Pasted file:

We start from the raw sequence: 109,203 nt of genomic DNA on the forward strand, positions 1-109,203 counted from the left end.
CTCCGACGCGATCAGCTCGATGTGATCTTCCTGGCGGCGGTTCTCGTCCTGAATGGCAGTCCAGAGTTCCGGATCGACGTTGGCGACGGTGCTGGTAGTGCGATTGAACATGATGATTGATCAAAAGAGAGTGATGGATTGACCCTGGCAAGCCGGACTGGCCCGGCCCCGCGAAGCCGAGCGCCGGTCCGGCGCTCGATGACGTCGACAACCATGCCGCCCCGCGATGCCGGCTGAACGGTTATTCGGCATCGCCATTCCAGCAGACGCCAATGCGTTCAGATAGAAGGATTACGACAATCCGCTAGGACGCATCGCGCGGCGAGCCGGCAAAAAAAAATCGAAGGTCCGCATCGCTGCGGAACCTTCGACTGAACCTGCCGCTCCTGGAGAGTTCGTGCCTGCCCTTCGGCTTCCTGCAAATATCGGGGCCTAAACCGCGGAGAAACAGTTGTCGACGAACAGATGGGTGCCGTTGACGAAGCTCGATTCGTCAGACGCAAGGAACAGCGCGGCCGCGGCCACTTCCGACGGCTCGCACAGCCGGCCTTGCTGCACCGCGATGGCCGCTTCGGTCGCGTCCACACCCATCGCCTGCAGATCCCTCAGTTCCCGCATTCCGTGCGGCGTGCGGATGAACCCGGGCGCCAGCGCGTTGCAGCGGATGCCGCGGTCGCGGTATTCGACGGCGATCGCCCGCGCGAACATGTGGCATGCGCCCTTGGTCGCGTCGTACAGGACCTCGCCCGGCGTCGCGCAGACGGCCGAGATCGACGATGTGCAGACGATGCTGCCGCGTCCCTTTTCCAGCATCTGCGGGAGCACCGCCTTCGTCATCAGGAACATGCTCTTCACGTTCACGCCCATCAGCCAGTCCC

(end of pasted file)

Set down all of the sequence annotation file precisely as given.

We start from the raw sequence: 109,203 nt of genomic DNA on the forward strand, positions 1-109,203 counted from the left end.
CTCCGACGCGATCAGCTCGATGTGATCTTCCTGGCGGCGGTTCTCGTCCTGAATGGCAGTCCAGAGTTCCGGATCGACGTTGGCGACGGTGCTGGTAGTGCGATTGAACATGATGATTGATCAAAAGAGAGTGATGGATTGACCCTGGCAAGCCGGACTGGCCCGGCCCCGCGAAGCCGAGCGCCGGTCCGGCGCTCGATGACGTCGACAACCATGCCGCCCCGCGATGCCGGCTGAACGGTTATTCGGCATCGCCATTCCAGCAGACGCCAATGCGTTCAGATAGAAGGATTACGACAATCCGCTAGGACGCATCGCGCGGCGAGCCGGCAAAAAAAAATCGAAGGTCCGCATCGCTGCGGAACCTTCGACTGAACCTGCCGCTCCTGGAGAGTTCGTGCCTGCCCTTCGGCTTCCTGCAAATATCGGGGCCTAAACCGCGGAGAAACAGTTGTCGACGAACAGATGGGTGCCGTTGACGAAGCTCGATTCGTCAGACGCAAGGAACAGCGCGGCCGCGGCCACTTCCGACGGCTCGCACAGCCGGCCTTGCTGCACCGCGATGGCCGCTTCGGTCGCGTCCACACCCATCGCCTGCAGATCCCTCAGTTCCCGCATTCCGTGCGGCGTGCGGATGAACCCGGGCGCCAGCGCGTTGCAGCGGATGCCGCGGTCGCGGTATTCGACGGCGATCGCCCGCGCGAACATGTGGCATGCGCCCTTGGTCGCGTCGTACAGGACCTCGCCCGGCGTCGCGCAGACGGCCGAGATCGACGATGTGCAGACGATGCTGCCGCGTCCCTTTTCCAGCATCTGCGGGAGCACCGCCTTCGTCATCAGGAACATGCTCTTCACGTTCACGCCCATCAGCCAGTCCC